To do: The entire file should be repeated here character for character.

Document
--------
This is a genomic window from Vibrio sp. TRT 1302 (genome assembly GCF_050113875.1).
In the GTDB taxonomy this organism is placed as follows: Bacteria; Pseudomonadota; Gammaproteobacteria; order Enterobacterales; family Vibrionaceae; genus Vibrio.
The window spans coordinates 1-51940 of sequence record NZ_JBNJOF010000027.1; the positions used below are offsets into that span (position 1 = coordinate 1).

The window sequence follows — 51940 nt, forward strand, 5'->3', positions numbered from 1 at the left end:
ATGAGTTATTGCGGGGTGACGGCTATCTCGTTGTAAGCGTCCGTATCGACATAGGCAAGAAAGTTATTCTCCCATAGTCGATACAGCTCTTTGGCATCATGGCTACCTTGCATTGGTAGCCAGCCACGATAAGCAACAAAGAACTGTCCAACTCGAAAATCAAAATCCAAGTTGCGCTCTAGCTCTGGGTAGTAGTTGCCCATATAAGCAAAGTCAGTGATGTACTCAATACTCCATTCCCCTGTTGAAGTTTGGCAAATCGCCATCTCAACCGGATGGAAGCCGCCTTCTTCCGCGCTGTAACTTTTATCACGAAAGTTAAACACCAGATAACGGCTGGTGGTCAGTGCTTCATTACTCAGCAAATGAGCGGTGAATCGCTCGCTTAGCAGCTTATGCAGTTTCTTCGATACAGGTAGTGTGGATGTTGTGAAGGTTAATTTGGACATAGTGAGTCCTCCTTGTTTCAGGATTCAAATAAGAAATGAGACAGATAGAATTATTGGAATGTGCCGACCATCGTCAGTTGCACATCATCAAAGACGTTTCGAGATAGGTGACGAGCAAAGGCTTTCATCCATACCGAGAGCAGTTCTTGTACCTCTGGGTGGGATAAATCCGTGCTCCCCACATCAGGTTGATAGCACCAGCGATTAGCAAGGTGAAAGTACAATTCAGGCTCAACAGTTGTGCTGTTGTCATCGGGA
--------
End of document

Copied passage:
This is a genomic window from Vibrio sp. TRT 1302 (genome assembly GCF_050113875.1).
In the GTDB taxonomy this organism is placed as follows: Bacteria; Pseudomonadota; Gammaproteobacteria; order Enterobacterales; family Vibrionaceae; genus Vibrio.
The window spans coordinates 1-51940 of sequence record NZ_JBNJOF010000027.1; the positions used below are offsets into that span (position 1 = coordinate 1).

The window sequence follows — 51940 nt, forward strand, 5'->3', positions numbered from 1 at the left end:
ATGAGTTATTGCGGGGTGACGGCTATCTCGTTGTAAGCGTCCGTATCGACATAGGCAAGAAAGTTATTCTCCCATAGTCGATACAGCTCTTTGGCATCATGGCTACCTTGCATTGGTAGCCAGCCACGATAAGCAACAAAGAACTGTCCAACTCGAAAATCAAAATCCAAGTTGCGCTCTAGCTCTGGGTAGTAGTTGCCCATATAAGCAAAGTCAGTGATGTACTCAATACTCCATTCCCCTGTTGAAGTTTGGCAAATCGCCATCTCAACCGGATGGAAGCCGCCTTCTTCCGCGCTGTAACTTTTATCACGAAAGTTAAACACCAGATAACGGCTGGTGGTCAGTGCTTCATTACTCAGCAAATGAGCGGTGAATCGCTCGCTTAGCAGCTTATGCAGTTTCTTCGATACAGGTAGTGTGGATGTTGTGAAGGTTAATTTGGACATAGTGAGTCCTCCTTGTTTCAGGATTCAAATAAGAAATGAGACAGATAGAATTATTGGAATGTGCCGACCATCGTCAGTTGCACATCATCAAAGACGTTTCGAGATAGGTGACGAGCAAAGGCTTTCATCCATACCGAGAGCAGTTCTTGTACCTCTGGGTGGGATAAATCCGTGCTCCCCACATCAGGTTGATAGCACCAGCGATTAGCAAGGTGAAAGTACAATTCAGGCTCAACAGTTGTGCTGTTGTCATCGGGA